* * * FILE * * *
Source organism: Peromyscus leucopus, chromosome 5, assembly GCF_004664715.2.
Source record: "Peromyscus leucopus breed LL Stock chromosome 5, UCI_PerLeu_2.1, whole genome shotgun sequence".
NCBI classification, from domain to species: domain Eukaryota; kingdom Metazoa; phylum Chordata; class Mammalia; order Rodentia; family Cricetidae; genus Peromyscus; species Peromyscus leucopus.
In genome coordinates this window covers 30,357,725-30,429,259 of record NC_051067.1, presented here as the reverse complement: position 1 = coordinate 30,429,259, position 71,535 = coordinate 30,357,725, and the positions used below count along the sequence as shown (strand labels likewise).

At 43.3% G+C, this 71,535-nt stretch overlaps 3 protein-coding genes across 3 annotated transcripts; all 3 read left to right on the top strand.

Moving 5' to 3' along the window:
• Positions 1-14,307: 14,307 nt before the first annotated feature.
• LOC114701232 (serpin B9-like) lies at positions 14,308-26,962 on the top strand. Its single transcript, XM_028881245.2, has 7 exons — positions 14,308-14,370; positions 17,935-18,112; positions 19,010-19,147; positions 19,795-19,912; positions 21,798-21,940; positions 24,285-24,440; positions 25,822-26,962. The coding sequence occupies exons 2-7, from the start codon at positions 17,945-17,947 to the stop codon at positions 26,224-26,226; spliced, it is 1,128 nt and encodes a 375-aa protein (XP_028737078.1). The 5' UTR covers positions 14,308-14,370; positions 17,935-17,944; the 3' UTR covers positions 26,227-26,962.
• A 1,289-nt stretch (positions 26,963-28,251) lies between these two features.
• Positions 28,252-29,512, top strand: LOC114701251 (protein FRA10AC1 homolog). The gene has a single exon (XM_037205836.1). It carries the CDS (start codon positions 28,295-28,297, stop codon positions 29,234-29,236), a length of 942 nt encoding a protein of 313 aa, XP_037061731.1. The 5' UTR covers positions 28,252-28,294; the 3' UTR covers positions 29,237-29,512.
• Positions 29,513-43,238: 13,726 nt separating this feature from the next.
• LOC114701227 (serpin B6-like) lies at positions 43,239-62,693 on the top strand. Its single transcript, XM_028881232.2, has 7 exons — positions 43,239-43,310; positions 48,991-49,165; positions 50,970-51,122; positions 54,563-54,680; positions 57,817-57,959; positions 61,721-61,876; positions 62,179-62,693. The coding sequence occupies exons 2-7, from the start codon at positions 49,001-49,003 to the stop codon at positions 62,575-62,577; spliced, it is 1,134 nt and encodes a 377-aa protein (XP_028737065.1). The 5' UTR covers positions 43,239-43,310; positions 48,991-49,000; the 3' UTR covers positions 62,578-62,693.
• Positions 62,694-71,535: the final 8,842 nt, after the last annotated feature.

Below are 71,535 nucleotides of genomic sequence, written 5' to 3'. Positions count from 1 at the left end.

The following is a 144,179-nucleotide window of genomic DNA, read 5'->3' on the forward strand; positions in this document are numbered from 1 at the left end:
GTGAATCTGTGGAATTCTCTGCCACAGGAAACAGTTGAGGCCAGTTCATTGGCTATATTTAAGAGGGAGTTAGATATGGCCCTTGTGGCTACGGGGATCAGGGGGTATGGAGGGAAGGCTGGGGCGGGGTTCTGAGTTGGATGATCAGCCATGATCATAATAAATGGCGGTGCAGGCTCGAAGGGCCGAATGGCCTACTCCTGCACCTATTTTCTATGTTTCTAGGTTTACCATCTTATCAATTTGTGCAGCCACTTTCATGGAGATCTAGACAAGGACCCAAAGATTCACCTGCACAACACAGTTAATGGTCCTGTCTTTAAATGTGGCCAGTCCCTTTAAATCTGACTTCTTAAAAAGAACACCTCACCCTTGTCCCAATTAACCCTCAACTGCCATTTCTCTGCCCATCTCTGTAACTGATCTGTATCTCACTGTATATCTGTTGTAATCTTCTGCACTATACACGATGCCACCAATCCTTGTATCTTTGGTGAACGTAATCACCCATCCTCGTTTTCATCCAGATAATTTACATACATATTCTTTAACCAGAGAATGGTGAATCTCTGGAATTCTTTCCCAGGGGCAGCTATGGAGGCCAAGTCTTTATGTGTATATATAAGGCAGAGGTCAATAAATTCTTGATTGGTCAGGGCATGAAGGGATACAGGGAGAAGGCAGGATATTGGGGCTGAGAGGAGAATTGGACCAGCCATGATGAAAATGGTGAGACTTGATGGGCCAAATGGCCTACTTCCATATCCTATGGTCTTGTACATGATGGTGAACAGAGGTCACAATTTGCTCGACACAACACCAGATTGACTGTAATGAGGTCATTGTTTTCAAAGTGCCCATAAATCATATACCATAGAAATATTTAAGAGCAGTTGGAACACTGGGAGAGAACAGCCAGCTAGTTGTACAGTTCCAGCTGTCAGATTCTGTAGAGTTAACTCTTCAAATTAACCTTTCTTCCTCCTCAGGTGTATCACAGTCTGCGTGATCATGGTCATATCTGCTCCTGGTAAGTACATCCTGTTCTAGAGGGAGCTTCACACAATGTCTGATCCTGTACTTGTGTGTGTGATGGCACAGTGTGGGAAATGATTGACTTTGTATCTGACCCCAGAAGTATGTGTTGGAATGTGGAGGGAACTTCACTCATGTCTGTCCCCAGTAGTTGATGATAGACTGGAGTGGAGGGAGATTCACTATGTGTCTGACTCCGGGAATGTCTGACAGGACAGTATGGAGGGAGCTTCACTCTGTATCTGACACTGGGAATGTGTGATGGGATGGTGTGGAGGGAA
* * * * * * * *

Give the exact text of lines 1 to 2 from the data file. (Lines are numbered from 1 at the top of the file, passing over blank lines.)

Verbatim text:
Source organism: Peromyscus leucopus, chromosome 5, assembly GCF_004664715.2.
Source record: "Peromyscus leucopus breed LL Stock chromosome 5, UCI_PerLeu_2.1, whole genome shotgun sequence".